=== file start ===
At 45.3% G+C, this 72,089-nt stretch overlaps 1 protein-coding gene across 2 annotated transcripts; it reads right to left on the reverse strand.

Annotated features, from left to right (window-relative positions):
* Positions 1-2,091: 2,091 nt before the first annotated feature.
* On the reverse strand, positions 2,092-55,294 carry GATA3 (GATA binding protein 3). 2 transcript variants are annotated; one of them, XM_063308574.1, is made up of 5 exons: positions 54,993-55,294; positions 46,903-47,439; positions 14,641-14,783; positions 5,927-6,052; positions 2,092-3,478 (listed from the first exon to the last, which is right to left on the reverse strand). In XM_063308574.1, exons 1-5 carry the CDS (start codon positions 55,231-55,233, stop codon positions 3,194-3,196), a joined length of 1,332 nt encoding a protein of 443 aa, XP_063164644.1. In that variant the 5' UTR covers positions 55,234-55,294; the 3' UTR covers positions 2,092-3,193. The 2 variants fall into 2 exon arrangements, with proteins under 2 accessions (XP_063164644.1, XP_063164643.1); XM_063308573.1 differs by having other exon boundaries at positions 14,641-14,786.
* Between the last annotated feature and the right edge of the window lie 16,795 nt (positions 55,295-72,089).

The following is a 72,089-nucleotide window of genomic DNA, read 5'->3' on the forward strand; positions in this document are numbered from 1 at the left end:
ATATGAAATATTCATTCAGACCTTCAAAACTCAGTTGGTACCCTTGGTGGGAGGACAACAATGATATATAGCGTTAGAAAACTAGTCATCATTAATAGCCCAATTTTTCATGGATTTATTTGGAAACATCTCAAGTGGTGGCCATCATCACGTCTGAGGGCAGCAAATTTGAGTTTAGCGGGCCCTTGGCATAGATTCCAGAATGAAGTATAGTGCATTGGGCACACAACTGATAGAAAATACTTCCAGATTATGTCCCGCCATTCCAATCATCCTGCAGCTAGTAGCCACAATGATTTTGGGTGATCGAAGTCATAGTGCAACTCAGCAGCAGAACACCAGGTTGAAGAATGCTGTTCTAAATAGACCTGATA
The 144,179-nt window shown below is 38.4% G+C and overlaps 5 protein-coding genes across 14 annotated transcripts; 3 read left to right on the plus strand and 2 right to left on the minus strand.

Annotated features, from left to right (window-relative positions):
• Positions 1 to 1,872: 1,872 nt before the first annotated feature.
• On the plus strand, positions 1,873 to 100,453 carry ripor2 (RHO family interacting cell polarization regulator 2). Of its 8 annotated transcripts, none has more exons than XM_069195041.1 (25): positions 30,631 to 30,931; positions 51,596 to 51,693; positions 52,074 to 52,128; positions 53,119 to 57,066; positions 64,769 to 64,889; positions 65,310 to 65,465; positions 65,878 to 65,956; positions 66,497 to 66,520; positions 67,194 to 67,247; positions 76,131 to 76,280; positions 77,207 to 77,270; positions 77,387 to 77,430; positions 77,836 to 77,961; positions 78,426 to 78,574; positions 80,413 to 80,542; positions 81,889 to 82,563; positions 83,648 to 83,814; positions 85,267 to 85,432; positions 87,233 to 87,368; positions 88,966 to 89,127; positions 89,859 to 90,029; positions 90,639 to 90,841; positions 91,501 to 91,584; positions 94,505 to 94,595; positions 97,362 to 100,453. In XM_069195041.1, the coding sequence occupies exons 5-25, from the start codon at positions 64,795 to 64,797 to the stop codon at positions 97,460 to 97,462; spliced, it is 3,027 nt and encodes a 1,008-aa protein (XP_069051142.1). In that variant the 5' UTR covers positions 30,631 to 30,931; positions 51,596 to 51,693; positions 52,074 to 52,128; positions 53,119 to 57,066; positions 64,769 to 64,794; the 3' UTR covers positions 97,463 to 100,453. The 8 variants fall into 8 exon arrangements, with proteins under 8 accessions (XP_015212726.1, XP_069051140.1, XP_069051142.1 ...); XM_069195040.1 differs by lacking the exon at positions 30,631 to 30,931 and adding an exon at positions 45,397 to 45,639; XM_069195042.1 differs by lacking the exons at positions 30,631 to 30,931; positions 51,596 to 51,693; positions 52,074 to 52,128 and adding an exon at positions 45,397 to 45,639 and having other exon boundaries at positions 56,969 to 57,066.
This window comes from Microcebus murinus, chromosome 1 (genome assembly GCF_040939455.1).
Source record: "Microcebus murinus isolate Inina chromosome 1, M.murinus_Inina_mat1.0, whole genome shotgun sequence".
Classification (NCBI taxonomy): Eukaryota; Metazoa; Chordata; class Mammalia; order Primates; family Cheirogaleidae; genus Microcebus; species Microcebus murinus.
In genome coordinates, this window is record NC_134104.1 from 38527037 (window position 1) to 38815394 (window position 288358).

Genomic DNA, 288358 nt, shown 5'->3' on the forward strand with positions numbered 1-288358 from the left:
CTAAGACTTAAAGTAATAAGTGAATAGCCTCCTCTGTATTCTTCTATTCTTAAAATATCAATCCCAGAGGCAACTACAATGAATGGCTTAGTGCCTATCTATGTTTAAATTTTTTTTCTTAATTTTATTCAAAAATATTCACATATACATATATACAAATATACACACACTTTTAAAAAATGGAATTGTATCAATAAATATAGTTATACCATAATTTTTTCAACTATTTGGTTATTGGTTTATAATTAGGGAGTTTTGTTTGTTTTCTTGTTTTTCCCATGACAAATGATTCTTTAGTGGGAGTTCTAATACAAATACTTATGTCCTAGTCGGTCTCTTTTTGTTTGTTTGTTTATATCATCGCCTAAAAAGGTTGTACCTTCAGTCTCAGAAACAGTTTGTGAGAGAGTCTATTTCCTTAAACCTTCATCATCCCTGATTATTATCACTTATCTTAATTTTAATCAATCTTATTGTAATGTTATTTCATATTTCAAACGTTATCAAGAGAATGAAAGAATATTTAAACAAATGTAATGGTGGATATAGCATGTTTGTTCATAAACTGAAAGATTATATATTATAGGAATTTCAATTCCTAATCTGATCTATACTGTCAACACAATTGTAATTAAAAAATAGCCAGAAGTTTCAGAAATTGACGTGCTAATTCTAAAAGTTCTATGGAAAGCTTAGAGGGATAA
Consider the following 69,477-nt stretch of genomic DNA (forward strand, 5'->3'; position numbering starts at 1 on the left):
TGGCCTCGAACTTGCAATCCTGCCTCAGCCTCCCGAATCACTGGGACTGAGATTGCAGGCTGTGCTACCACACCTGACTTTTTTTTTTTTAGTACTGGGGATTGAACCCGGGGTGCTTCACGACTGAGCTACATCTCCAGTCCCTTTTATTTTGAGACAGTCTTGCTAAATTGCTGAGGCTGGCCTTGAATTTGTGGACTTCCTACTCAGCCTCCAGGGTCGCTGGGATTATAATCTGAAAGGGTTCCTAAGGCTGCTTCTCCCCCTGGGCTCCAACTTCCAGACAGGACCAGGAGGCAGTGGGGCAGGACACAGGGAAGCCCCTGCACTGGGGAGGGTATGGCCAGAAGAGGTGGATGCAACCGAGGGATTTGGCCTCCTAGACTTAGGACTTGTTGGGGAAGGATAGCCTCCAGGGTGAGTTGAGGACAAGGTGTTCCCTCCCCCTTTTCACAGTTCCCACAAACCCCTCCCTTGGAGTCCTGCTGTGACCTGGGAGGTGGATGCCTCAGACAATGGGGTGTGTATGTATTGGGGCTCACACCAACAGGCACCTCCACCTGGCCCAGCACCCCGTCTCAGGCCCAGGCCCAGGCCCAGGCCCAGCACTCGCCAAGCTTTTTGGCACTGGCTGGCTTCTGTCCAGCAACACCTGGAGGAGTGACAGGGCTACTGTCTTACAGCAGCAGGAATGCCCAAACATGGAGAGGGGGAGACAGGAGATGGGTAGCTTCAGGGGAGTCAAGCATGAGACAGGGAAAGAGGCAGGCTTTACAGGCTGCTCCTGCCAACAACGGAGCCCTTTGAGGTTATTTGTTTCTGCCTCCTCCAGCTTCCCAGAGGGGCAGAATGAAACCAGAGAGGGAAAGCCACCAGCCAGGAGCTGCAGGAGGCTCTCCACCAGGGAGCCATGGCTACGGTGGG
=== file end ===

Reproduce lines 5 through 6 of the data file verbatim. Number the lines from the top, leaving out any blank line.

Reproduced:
* Between the last annotated feature and the right edge of the window lie 16,795 nt (positions 55,295-72,089).

The following is a 72,089-nucleotide window of genomic DNA, read 5'->3' on the forward strand; positions in this document are numbered from 1 at the left end: